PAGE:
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I like Cisco’s acronym for their leadership competencies: CLEAD (Collaborate, Learn, Execute, Accelerate, Disrupt).
Like any good acronym, CLEAD is intuitive and provides a working approximation to an underlying truth.
Also like any good acronym, it is situational and not exclusive – CLEAD is what leadership means to Cisco, not to every organization.
But what I like most about CLEAD is that out of all the leadership competencies Cisco could have included, during all the kill-me-now, do-we-have-to-discuss-this-again meetings that I’m sure they had, somebody worked hard to get ‘disrupt’ in there.
Fact is, most business leaders don’t disrupt.
Quite the opposite – out of fear, comfort, ego, money or a combination of all four, mostly they do all they can to maintain the status quo.
(Note, I’m talking here about formally recognized ‘leaders’ – not the real, informal, guerilla leaders in the organization.)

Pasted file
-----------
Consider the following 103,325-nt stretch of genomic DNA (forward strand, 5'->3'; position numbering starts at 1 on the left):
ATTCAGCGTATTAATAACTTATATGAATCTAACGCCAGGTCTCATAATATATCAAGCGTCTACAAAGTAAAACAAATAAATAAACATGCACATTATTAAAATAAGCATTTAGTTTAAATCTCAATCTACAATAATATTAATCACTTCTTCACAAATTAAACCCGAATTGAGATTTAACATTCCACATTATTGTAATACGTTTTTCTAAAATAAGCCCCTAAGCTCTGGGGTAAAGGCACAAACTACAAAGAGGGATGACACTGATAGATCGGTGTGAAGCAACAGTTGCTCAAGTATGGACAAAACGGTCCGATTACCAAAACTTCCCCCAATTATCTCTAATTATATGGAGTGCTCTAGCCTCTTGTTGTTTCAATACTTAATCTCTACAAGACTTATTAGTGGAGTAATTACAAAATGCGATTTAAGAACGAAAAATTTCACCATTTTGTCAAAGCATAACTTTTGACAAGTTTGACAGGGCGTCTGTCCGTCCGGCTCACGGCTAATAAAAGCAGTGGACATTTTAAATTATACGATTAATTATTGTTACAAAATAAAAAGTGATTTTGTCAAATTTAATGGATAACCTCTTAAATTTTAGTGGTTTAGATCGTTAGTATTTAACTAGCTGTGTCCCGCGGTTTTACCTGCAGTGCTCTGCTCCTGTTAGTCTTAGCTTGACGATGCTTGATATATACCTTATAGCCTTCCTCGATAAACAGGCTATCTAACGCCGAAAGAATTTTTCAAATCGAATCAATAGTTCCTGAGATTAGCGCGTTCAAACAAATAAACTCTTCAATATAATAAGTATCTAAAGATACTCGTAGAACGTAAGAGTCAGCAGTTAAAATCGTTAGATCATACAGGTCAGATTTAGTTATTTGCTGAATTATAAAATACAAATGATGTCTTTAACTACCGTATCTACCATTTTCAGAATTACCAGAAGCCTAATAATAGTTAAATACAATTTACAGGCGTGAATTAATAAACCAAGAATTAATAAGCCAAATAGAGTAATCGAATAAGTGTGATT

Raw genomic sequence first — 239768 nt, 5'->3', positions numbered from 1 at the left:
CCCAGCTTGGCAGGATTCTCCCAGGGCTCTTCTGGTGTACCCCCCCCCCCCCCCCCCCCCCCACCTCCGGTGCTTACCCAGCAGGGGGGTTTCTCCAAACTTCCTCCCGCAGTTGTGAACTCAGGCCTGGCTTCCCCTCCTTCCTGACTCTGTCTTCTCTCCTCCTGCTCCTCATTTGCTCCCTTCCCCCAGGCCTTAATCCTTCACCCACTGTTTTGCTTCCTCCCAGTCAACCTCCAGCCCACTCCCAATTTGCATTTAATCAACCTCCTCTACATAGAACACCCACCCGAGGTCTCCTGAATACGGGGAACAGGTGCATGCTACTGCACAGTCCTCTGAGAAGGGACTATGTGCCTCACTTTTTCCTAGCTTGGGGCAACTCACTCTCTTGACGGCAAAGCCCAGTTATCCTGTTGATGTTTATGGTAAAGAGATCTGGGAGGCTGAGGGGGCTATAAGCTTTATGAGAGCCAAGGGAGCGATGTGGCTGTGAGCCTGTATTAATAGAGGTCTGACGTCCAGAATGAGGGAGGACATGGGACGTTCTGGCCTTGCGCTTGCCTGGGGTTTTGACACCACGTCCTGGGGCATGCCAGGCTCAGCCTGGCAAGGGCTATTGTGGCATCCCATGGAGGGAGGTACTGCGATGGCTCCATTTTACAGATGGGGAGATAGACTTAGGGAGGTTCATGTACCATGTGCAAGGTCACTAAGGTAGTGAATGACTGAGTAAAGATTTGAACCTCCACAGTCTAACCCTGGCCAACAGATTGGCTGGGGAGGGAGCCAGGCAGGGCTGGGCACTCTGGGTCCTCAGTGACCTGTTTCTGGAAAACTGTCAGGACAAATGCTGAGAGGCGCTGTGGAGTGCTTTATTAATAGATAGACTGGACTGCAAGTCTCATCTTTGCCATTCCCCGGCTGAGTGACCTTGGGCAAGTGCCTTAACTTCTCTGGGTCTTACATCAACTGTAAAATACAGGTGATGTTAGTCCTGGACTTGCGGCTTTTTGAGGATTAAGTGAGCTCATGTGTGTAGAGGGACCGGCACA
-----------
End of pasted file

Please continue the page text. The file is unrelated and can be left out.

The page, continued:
Every time a leader pulls the ladder up from behind them by quashing initiative in others, squeezing out the challenge factor, driving out risk-taking or strangling creativity they push their organization a little further over the edge from Treadmill (which is recoverable) into The Big Rut (which isn’t).
Now, you don’t do that (or you wouldn’t be reading this in the first place) – but are you actively disrupting?
Are you finding ways to improve what you, your team and your organization does by challenging the status quo and seeking new ways to address old problems?
Three questions for you:
1. When was the last time you saw an opportunity to disrupt?
2. Did you take it?
3. If not, why not?